Parents File Wrongful Death Suit against Utah State


The parents of an 18-year-old Utah State University freshman who died of alcohol poisoning have filed a wrongful death suit against the university for “benign neglect.” Their son was rushing Sigma Nu fraternity when he died. Police say the teen’s blood alcohol content was more than 0.35. This is over four times the legal limit to drive a vehicle, and an incredibly inebriated state to be in.

A Utah State spokesman says the school’s safety concerns don’t extend beyond the campus. Basically, if students are participating in something that is not related to the university, the university washes its hands. However, the parents of the dead student allege Utah State allowed this kind of conduct at frats to go on year after year.

Who’s Responsibility?

Are universities culpable in these types of situations? Every year a few students will drink his or herself to death, and frats often come up as the place where the drinking was taking place. Many times the frat will be boarded up and the chapter closed at that school. But would the same thing have happened had these students survived? Anyone who has gone to college knows drinking is going on. The students, their parents, the people who live in that town, and those in charge of the university all realize that drinking is just part of it. It seems to be a rite of passage in many aspects of college living, including Greek life. Still, university leaders can only do so much when the students are out on their own. What about individual responsibility.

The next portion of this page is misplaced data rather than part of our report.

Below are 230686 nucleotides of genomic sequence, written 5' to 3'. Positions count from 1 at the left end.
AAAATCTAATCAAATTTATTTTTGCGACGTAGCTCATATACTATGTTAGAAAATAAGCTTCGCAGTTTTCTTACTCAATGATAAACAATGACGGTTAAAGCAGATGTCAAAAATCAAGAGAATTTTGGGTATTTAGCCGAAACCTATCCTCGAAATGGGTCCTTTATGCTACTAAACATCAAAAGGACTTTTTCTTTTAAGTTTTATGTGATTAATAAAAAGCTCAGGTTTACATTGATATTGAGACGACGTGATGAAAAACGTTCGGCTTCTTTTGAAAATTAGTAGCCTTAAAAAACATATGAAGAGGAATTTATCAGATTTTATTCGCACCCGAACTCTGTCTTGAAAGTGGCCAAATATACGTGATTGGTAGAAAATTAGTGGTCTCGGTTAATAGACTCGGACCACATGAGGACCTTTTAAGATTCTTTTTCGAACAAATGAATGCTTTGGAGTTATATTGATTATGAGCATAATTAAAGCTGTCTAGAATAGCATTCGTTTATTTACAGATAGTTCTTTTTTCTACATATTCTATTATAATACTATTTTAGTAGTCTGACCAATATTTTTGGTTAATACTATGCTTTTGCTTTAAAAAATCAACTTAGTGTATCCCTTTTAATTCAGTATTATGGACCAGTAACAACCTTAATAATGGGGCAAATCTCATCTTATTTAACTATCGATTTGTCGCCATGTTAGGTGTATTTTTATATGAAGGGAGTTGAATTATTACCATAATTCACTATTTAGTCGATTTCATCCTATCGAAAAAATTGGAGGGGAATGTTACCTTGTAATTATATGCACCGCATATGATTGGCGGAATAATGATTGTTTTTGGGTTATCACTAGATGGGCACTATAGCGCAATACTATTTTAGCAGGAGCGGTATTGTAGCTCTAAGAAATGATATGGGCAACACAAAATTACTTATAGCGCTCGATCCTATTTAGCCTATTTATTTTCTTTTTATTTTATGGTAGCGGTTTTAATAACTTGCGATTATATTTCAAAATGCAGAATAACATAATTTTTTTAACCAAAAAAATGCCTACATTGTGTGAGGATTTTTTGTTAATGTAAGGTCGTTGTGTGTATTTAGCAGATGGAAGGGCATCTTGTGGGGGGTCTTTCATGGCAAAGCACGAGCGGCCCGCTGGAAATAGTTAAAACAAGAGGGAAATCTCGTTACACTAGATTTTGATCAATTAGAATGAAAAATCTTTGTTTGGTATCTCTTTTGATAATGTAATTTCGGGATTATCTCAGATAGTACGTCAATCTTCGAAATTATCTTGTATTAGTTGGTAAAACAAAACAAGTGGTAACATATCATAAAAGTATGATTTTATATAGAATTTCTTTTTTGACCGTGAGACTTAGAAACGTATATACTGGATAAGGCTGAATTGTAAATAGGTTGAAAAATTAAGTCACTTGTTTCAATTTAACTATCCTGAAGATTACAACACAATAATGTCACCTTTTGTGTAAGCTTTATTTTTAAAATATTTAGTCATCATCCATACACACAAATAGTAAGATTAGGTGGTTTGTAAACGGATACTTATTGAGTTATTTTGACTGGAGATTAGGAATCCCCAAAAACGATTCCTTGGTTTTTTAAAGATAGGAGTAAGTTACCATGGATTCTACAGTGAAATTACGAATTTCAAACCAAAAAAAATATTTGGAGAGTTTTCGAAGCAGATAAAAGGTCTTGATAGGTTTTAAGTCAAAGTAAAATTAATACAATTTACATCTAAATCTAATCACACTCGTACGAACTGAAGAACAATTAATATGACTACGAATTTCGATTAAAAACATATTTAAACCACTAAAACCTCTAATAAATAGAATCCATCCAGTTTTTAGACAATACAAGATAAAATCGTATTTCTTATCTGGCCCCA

Remember that most of the students are between 18 and 22 years of age. Young and still mostly willing to do things they’re told not to do; it’s part of growing up. The freshman are away from their parents for the first time and most have bought into the idea that college is a place to “experiment,” whatever that means to them. But is a laissez faire attitude on the part of those who parents trust to keep their children safe a good thing? Universities are not free markets (except they charge tens of thousands of dollars for their “product”), and should not be seen as such.

If a student is raped on campus, then the university may face a lawsuit for having an unsafe premise. However, if that student is raped across the street from the campus, then the university can claim they don’t have any say over what goes on in the town. Perhaps it’s the same thing with drinking. If the student drinks and dies on campus, then it’s the university’s responsibility. If it’s across the street, then the university can wash its hands. But if there is some kind of affiliation, even loosely, as there is in frats, then whose responsibility is it?

Clearly the gray area isn’t working when it comes to this. Perhaps universities need to clearly define what is, and is not, their area of responsibility. Especially since some fraternities never seem to learn or want to take responsibility for what goes on, believing there will always be someone else to clean up the mess.